When the Green Bay Packers lost Aaron Rodgers eight snaps into the sixth game of the season, they sat at 4-1, primed to be one of the most important teams in the NFC playoff picture. That’s who the Green Bay Packers can be with Rodgers at the helm in 2018.
An MVP candidate when healthy, Rodgers has proven to be one of the very best signal-callers the NFL has to offer, producing a PFF grade of 88.3 or higher every season between 2008 and 2016. His 2011 season, where he finished with an 98.9 overall grade, remains the highest grade we’ve seen a quarterback earn since we began grading with the 2006 season.
Rodgers looks ready to lead the Packers back to the playoffs in 2018, and it wouldn’t be a surprise to see his name in the MVP running early, and late in the year.
Deep passing success
Through the first five games of the 2017 season, Rodgers threw for 340 yards on nine completions that traveled at least 20 yards downfield, ranking fourth in the NFL. The injury meant that’s as far as his season would go, with the exception of an ill-fated return in Week 15 with the Packers still in the playoff hunt, but Rodgers prowess throwing downfield is something which has been a theme throughout his career.
Despite missing time through injury, Rodgers has thrown for at least 676 yards on deep passes in every season except 2017, and was at his best during that historic 2011 season. Then, Rodgers ranked second in the NFL with 1,248 deep passing yards, despite 48 fewer deep attempts than the league-leader in Eli Manning. Rodgers also produced the best touchdown-to-interceptions ratio on deep throws that year at 13:1 in the regular season.
Making the throws few others can make
What makes Rodgers so special is that, simply put, he does things that few other quarterbacks in the NFL can do. He’s become known as the most prolific ‘Hail Mary passer' in the NFL, and while those plays do involve some luck, it’s hard to deny that Rodgers does the two things most important on those last second plays, buying time for your receivers to get downfield, and getting the ball into the end zone, better than anyone else. Who can forget him completing two of them in the final minute against the Arizona Cardinals in the 2015 playoffs.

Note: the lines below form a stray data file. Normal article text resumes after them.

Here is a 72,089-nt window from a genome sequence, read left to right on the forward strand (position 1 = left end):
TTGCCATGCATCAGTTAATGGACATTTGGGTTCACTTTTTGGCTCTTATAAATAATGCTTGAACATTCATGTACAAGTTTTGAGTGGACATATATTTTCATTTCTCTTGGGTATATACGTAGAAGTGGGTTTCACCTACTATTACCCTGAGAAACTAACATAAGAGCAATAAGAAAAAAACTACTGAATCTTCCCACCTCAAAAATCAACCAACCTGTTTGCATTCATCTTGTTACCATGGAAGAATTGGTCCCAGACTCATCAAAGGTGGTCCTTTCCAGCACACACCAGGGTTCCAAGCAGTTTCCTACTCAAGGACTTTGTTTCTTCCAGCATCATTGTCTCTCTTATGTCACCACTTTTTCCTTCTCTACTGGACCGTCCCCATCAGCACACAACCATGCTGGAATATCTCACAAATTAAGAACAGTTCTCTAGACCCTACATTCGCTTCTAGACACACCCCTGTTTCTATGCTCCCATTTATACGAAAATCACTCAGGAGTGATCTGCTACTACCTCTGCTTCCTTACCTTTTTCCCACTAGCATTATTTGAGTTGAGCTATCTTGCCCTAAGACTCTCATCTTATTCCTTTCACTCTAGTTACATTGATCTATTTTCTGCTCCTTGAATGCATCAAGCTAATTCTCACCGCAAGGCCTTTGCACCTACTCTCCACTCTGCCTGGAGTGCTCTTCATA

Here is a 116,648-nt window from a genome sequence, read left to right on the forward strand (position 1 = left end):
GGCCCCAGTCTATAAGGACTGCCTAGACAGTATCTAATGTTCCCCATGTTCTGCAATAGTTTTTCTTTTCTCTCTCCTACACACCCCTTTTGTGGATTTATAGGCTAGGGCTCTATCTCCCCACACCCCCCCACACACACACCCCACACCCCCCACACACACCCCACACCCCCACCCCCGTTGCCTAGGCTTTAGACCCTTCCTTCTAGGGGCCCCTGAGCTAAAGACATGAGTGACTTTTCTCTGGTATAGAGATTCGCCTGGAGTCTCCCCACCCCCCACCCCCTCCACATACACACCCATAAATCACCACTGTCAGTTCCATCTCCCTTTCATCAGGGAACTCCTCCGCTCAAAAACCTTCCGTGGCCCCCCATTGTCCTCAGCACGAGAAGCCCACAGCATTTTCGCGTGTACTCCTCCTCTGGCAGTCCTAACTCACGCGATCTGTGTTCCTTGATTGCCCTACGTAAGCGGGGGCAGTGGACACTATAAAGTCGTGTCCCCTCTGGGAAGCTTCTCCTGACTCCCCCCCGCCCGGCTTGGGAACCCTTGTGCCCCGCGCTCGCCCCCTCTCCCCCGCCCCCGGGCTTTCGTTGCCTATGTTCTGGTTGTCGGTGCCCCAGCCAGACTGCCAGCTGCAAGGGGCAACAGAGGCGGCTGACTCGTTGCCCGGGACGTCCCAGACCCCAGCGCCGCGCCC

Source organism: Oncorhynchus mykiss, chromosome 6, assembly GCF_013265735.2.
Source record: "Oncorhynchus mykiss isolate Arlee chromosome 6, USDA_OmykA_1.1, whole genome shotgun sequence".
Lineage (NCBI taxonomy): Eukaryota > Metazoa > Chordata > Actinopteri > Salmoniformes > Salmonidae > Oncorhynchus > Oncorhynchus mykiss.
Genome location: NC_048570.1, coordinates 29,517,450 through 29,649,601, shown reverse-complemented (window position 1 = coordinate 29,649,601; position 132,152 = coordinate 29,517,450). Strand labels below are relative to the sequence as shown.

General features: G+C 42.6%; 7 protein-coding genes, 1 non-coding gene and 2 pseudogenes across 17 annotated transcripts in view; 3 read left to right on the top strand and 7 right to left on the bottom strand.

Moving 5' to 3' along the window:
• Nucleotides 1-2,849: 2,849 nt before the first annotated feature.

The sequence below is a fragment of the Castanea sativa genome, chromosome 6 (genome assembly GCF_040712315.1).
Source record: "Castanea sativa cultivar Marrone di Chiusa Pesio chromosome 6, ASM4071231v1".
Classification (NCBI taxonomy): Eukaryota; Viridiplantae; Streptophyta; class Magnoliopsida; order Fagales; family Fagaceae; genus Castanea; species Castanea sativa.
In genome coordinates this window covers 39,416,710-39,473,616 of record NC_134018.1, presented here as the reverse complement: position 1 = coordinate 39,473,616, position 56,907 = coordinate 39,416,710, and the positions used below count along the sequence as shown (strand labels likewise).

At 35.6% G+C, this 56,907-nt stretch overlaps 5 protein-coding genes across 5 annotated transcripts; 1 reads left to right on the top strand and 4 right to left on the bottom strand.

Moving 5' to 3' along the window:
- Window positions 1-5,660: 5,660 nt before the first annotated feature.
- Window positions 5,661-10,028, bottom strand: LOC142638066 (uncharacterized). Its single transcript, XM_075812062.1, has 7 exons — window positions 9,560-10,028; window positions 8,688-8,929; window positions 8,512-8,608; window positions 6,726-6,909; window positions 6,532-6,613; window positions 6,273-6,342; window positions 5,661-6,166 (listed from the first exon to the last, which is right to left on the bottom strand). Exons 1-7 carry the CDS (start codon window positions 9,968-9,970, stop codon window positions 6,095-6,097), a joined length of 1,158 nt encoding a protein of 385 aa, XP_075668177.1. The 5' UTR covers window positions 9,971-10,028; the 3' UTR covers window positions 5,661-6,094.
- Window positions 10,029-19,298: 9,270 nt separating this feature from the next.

Still blows my mind that Aaron Rodgers completed these two passes. One on 4th-and-20, the other falling to his left as time expired, to tie a playoff game. pic.twitter.com/ua2rnHdhEx
— Gordon McGuinness (@PFF_Gordon) May 22, 2018
Rodgers ability to keep plays alive under pressure is impressive, and in his last full season in 2016, he led the NFL with 12 touchdowns and an NFL passer rating of 93.8 on throws under pressure. Performance under pressure is hardly stable, but Rodgers still managed to lead the NFL with 33 touchdown passes on plays where pressure got to him between 2014 and 2016. Rodgers' return should mean that the Packers can still find big plays, even when protection breaks down and he has to leave the pocket. Rodgers can’t do it on his own though, and it’s why the Packers offseason has been so important.
Help on both sides of the ball
This offseason, the key addition on offense has been tight end Jimmy Graham, who the Packers will be hoping for an improvement on his final season in Seattle, where his 54.2 PFF grade ranked 33rd at the position. Graham did produce a grade of 83.0 or higher in four out of the past six seasons however, so a return to form shouldn't be a huge surprise. What Graham offers is a mismatch weapon in the red zone for Rodgers and someone who can line up and do damage from the slot. In 2016, Graham’s 2.36 yards per route run from the slot was the best mark among NFL tight ends, with the former basketball player snagging three scores to boot.
The biggest impact though is on the defensive side of the ball, where three key additions could make Rodgers’ life easier by limiting the amount of points he needs to put up. Muhammad Wilkerson joins their defensive line on a one-year “prove-it” deal, with the hope being that he gets back to his 2012 to 2015 form where he produced PFF grades of 86.7 or higher in three of the four seasons, and never lower that 82.2. Things haven’t been as good from him lately, but at his best he is a double-digit sack player who can wreak havoc against the run and pass.
The Packers used their top two draft picks on cornerbacks, with Jaire Alexander allowing an NFL passer rating of just 19.9 at Louisville, the lowest mark in the draft class. In the second round, they added Iowa’s Josh Jackson, who broke up or intercepted 28.1 percent of the passes into his coverage, leading the draft class. If the play of Marshon Lattimore and Tre’Davious White taught us anything last year, it’s that good cornerbacks can make an impact early. It’s not always the case, but the Packers made a clear effort to improve their defensive backfield in this draft.
Eyes towards the 2018 season
Between the return of Rodgers coupled with his ability to keep the Packers in games late with ridiculous throws and keeping plays alive and an investment in help on both sides of the ball, the Packers have done more than enough to attempt to wrestle the NFC North away from the Minnesota Vikings in 2018.